I made Italian Dinner 101 the other night. You know what I mean: pasta (whatever you have), sauce (homemade, bottled, with or without meatballs), garlic bread (mandatory) and salad (optional). It's a no-brainer, you can make it in your sleep, yet it's a meal that for so many of us is laden with context and dripping with meaning and memory. This is often your maiden voyage in the kitchen, the meal you cut your teeth on as an adult cook, the Sure Thing whipped up for first dates at your first apartment. ID101 is the stuff young dinner parties are made of.
For me, ID101 will always conjure up a summer evening of 1983. I was fifteen, my parents were away somewhere, and my brother, his friend Jim, and Jim's girlfriend Anna were making spaghetti. There they were, these three adults, and I laugh writing that because they seemed unequivocally adult to me, but their average age couldn't have been more than 20. With blithe, chatty confidence they were in my mother's kitchen, putting water on to boil, chopping onions and garlic, concocting sauce, slathering Italian bread with butter and garlic powder and wrapping it in foil to put in the oven, washing lettuce for a salad. They were making dinner. They were having a party.
And I was invited.
To me, this was not only the coolest thing ever, but it became all I wanted to do someday: have a few friends over and make a pasta dinner on a summer night. I remember tearing apart my dresser and closet because Anna had on a sundress, Jim was wearing aftershave, and my brother was in the shower: clearly, this was an occasion. I'd been let behind the velvet rope and I wanted to look nice. What I came up with probably involved a peasant skirt, and definitely there was a lot of mousse and eyeliner and drugstore perfume, but I walked into the kitchen as Anna was breaking a fistful of spaghetti into the pot, and she glanced at me. Thirty years later I can still see her at the stove and hear the way she said, "Oh don't you look nice?"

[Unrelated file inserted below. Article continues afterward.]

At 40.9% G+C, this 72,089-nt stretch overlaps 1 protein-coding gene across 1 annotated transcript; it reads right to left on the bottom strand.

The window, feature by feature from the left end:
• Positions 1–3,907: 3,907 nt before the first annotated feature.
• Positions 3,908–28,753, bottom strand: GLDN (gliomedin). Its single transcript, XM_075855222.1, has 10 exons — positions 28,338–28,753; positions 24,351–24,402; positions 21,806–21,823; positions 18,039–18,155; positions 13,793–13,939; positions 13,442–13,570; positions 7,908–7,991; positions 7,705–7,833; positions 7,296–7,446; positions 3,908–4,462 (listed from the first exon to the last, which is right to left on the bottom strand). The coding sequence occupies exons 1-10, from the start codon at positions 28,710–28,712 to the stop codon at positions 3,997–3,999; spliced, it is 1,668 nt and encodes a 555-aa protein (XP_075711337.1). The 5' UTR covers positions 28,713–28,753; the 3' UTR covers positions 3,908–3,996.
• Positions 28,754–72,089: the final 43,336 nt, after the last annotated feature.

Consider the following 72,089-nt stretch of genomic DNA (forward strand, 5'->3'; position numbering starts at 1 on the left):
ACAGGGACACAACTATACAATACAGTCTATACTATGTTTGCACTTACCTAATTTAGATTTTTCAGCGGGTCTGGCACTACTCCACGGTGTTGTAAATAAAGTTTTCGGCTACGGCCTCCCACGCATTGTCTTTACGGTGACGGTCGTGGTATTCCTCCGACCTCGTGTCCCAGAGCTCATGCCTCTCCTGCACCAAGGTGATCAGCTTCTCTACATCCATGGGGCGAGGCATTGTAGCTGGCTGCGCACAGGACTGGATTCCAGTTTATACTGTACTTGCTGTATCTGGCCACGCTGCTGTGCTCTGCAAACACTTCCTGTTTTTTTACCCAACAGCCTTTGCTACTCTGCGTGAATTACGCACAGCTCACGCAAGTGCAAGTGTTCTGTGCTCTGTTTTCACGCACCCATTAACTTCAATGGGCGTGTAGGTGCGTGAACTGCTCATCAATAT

She asked if I could find candles for the table and light them. I scurried off. There was no salad dressing but have no fear, Little Sister is here: my Mom had taught me to make dressing when I was like six, so I got out the cruet and the vinegar, mustard, dried oregano, worcestershire and oil, and the salad was dressed. When Anna needed a bread knife, a colander, a grater for the cheese, I reached into drawers and cabinets to procure immediately. When Jim couldn't find the corkscrew, I knew where it was. When my brother came out with two shirts and asked "This one? Or that one?" I said that one and Anna nodded, yes, definitely that one. Jim said, "We need music," and I fetched my tape deck from my room and tuned it to the radio.
There was no A/C in our house in that day, the boiling water and the heated oven made the little kitchen into a sauna. We opened windows and sliding doors and turned on fans. The cat got underfoot. Anna and Jim canoodled and I amended my visions of the future to include a boyfriend, preferably one who could cook, but I'd settle for one who'd kiss my neck while I was cooking and I'd playfully shoo him out of the way as Anna was doing. Exactly the way Anna was doing, that was going to be me someday.
Finally, we sat down at our round dining room table to feast. Anna sat in my mother's usual place, plating up and passing. Jim poured wine, including some for me. I took a sip and it was awful, but I would've sooner died than go get myself a 7-Up. Jim held up his glass and made a toast and I clinked mine with theirs. I sat in candlelight, in the company of the elect, eating and talking and included. I was perfectly happy. I needed nothing more, except to grow up and be this, do this, have this. It was one of the top five dinners of my life.
At some point in the evening, I had enough wherewithal to scram and leave the young adults in peace. I went up in my loft and read or wrote in my journal. My bedroom window looked out over the patio, and through the screen wafted the faint smell of cigarette smoke, muffled conversation and laughter and the clink of beer bottles. I fell asleep, dreaming of pasta, garlic bread, salad, the company of friends and romance in the kitchen.
Was it any wonder that some years later, when I was in college, my novel-in-progress contained a seduction scene that revolved around Italian Dinner 101? I had Julie, my ballerina heroine. I had Buddy, who loved her but she didn't return that love. Buddy needed a girlfriend, somebody really cool, he deserved it. Meanwhile, there was this girl Lucy two rooms down and she was cool, and she too deserved someone, but how could I get her and Buddy together?
Turns out Lucy was no idiot, she knew exactly how to do it: she just made dinner and looked like dessert.
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